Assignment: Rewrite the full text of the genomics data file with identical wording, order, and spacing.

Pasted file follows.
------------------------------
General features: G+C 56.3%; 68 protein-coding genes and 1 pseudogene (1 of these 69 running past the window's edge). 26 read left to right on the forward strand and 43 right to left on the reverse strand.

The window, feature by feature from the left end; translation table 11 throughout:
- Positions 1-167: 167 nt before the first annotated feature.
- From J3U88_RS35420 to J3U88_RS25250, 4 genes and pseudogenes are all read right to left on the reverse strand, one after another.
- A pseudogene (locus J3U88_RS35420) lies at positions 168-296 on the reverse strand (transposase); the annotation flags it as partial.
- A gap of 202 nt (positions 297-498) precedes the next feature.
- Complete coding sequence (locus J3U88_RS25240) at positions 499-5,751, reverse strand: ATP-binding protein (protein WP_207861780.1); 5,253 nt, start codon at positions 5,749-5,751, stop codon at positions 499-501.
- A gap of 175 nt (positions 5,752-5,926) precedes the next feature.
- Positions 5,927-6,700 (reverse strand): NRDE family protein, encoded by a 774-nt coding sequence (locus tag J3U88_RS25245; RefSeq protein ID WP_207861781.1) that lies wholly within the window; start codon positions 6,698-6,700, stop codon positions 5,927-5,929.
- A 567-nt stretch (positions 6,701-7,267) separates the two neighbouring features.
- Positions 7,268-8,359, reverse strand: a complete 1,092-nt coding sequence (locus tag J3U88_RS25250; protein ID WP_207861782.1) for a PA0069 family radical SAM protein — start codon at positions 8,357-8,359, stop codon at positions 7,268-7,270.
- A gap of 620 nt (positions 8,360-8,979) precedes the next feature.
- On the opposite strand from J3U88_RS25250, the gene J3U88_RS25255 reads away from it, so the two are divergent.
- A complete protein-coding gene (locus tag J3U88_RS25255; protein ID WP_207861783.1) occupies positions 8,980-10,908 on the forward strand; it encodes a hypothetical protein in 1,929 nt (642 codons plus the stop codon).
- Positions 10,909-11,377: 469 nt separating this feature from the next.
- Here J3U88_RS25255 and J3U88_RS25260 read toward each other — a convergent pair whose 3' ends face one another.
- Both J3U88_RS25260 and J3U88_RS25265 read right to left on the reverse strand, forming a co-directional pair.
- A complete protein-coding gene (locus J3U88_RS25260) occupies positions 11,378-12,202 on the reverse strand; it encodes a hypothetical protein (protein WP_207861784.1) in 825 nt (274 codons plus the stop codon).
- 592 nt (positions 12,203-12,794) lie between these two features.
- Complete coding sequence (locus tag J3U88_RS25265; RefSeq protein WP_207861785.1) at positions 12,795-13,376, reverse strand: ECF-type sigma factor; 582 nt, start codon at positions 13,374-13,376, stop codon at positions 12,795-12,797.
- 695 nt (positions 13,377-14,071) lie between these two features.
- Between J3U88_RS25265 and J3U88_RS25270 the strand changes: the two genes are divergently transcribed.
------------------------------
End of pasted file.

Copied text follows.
General features: G+C 56.3%; 68 protein-coding genes and 1 pseudogene (1 of these 69 running past the window's edge). 26 read left to right on the forward strand and 43 right to left on the reverse strand.

The window, feature by feature from the left end; translation table 11 throughout:
- Positions 1-167: 167 nt before the first annotated feature.
- From J3U88_RS35420 to J3U88_RS25250, 4 genes and pseudogenes are all read right to left on the reverse strand, one after another.
- A pseudogene (locus J3U88_RS35420) lies at positions 168-296 on the reverse strand (transposase); the annotation flags it as partial.
- A gap of 202 nt (positions 297-498) precedes the next feature.
- Complete coding sequence (locus J3U88_RS25240) at positions 499-5,751, reverse strand: ATP-binding protein (protein WP_207861780.1); 5,253 nt, start codon at positions 5,749-5,751, stop codon at positions 499-501.
- A gap of 175 nt (positions 5,752-5,926) precedes the next feature.
- Positions 5,927-6,700 (reverse strand): NRDE family protein, encoded by a 774-nt coding sequence (locus tag J3U88_RS25245; RefSeq protein ID WP_207861781.1) that lies wholly within the window; start codon positions 6,698-6,700, stop codon positions 5,927-5,929.
- A 567-nt stretch (positions 6,701-7,267) separates the two neighbouring features.
- Positions 7,268-8,359, reverse strand: a complete 1,092-nt coding sequence (locus tag J3U88_RS25250; protein ID WP_207861782.1) for a PA0069 family radical SAM protein — start codon at positions 8,357-8,359, stop codon at positions 7,268-7,270.
- A gap of 620 nt (positions 8,360-8,979) precedes the next feature.
- On the opposite strand from J3U88_RS25250, the gene J3U88_RS25255 reads away from it, so the two are divergent.
- A complete protein-coding gene (locus tag J3U88_RS25255; protein ID WP_207861783.1) occupies positions 8,980-10,908 on the forward strand; it encodes a hypothetical protein in 1,929 nt (642 codons plus the stop codon).
- Positions 10,909-11,377: 469 nt separating this feature from the next.
- Here J3U88_RS25255 and J3U88_RS25260 read toward each other — a convergent pair whose 3' ends face one another.
- Both J3U88_RS25260 and J3U88_RS25265 read right to left on the reverse strand, forming a co-directional pair.
- A complete protein-coding gene (locus J3U88_RS25260) occupies positions 11,378-12,202 on the reverse strand; it encodes a hypothetical protein (protein WP_207861784.1) in 825 nt (274 codons plus the stop codon).
- 592 nt (positions 12,203-12,794) lie between these two features.
- Complete coding sequence (locus tag J3U88_RS25265; RefSeq protein WP_207861785.1) at positions 12,795-13,376, reverse strand: ECF-type sigma factor; 582 nt, start codon at positions 13,374-13,376, stop codon at positions 12,795-12,797.
- 695 nt (positions 13,377-14,071) lie between these two features.
- Between J3U88_RS25265 and J3U88_RS25270 the strand changes: the two genes are divergently transcribed.